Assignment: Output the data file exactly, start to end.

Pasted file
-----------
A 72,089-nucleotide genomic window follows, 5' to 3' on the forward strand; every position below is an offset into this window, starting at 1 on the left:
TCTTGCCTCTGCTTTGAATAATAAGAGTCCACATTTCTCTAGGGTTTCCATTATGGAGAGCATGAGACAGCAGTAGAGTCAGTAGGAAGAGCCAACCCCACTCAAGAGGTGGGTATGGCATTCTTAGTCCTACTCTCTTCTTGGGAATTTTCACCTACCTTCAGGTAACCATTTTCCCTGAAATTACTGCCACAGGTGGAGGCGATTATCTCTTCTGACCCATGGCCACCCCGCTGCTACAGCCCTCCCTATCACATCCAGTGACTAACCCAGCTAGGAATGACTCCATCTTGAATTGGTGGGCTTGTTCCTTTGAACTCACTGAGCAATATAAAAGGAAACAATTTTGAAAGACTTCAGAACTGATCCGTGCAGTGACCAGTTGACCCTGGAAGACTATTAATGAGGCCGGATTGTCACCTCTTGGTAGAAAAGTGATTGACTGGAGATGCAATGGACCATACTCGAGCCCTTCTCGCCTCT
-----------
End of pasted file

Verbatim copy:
A 72,089-nucleotide genomic window follows, 5' to 3' on the forward strand; every position below is an offset into this window, starting at 1 on the left:
TCTTGCCTCTGCTTTGAATAATAAGAGTCCACATTTCTCTAGGGTTTCCATTATGGAGAGCATGAGACAGCAGTAGAGTCAGTAGGAAGAGCCAACCCCACTCAAGAGGTGGGTATGGCATTCTTAGTCCTACTCTCTTCTTGGGAATTTTCACCTACCTTCAGGTAACCATTTTCCCTGAAATTACTGCCACAGGTGGAGGCGATTATCTCTTCTGACCCATGGCCACCCCGCTGCTACAGCCCTCCCTATCACATCCAGTGACTAACCCAGCTAGGAATGACTCCATCTTGAATTGGTGGGCTTGTTCCTTTGAACTCACTGAGCAATATAAAAGGAAACAATTTTGAAAGACTTCAGAACTGATCCGTGCAGTGACCAGTTGACCCTGGAAGACTATTAATGAGGCCGGATTGTCACCTCTTGGTAGAAAAGTGATTGACTGGAGATGCAATGGACCATACTCGAGCCCTTCTCGCCTCT